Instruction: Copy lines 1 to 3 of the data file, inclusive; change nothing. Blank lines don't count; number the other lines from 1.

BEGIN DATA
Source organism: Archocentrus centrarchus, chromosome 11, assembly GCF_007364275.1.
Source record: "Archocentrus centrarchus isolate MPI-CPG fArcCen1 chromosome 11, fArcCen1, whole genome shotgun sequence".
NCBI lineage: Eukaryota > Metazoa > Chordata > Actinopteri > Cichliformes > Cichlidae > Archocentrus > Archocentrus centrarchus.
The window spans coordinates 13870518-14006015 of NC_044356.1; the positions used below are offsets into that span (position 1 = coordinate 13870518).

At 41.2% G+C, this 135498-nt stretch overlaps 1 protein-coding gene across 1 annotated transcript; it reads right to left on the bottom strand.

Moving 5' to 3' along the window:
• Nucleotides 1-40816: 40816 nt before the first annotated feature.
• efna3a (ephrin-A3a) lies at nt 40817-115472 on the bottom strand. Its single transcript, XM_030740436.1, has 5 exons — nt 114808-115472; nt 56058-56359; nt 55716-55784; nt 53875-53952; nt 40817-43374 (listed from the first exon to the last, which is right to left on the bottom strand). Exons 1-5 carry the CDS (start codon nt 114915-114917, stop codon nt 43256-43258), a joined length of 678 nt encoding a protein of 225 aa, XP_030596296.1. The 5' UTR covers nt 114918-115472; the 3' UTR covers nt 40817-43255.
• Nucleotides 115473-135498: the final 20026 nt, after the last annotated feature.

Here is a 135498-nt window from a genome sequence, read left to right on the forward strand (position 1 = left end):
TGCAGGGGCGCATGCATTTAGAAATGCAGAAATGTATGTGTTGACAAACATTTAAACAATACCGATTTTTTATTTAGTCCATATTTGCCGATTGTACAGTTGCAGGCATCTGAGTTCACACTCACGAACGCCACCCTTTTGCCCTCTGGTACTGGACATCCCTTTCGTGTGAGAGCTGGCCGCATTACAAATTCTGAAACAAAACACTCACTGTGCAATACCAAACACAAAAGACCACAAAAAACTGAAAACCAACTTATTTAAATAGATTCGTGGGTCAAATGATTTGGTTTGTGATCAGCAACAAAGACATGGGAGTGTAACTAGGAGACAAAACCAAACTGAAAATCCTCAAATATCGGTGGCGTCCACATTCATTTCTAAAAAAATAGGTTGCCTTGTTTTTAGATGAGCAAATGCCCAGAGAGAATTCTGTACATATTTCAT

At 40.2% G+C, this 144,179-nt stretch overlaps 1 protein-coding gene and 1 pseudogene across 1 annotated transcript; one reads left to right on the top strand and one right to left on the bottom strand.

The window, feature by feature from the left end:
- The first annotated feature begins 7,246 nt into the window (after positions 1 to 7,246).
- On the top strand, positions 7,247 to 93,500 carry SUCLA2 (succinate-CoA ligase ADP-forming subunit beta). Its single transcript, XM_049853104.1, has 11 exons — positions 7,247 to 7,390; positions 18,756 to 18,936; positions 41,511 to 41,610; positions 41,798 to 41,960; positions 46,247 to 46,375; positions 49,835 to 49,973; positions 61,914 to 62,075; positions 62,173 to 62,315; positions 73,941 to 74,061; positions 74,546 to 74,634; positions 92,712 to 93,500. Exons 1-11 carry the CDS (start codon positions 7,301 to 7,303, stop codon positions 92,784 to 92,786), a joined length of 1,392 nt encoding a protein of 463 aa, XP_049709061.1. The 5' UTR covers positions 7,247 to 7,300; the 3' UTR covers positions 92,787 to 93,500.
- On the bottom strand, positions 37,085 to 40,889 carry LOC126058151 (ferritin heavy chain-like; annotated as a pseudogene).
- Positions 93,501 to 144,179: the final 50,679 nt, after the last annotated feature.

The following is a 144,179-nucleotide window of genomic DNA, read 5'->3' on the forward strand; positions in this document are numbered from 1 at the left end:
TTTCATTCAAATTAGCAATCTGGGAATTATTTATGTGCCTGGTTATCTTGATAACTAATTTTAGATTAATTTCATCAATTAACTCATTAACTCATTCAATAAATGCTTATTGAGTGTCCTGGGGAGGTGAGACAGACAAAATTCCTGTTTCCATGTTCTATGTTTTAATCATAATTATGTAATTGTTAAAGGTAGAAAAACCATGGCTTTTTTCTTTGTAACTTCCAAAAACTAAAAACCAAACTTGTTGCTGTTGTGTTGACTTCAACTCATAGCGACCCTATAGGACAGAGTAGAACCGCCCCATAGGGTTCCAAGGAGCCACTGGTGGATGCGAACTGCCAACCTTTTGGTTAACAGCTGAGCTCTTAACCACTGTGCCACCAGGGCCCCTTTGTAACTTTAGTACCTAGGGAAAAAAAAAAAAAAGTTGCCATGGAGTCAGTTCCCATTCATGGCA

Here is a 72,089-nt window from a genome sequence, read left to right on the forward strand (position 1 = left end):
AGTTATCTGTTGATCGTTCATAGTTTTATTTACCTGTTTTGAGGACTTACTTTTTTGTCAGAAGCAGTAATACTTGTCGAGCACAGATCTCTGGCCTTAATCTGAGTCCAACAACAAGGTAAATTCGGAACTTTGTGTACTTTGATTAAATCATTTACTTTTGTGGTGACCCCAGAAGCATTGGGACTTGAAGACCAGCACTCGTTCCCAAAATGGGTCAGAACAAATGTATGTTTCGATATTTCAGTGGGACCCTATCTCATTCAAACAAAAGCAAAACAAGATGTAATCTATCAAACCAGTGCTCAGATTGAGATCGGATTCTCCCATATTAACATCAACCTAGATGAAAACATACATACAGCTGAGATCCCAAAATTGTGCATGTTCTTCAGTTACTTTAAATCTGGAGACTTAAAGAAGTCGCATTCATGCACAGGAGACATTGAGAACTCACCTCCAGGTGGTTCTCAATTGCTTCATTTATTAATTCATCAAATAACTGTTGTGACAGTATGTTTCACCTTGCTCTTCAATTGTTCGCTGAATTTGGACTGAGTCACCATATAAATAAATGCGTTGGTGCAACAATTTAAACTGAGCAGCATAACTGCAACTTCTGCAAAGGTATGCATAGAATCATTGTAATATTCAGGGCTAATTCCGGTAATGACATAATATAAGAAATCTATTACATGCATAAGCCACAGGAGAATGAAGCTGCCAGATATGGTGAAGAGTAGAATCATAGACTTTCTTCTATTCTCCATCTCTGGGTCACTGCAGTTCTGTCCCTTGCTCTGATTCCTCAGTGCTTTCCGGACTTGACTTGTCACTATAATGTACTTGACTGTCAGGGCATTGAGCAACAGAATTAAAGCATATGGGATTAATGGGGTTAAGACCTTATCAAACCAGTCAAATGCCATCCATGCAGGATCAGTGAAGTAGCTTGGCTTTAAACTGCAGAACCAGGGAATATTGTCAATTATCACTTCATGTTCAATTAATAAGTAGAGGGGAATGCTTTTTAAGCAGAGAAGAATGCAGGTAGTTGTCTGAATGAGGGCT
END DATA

Source organism: Archocentrus centrarchus, chromosome 11, assembly GCF_007364275.1.
Source record: "Archocentrus centrarchus isolate MPI-CPG fArcCen1 chromosome 11, fArcCen1, whole genome shotgun sequence".
NCBI lineage: Eukaryota > Metazoa > Chordata > Actinopteri > Cichliformes > Cichlidae > Archocentrus > Archocentrus centrarchus.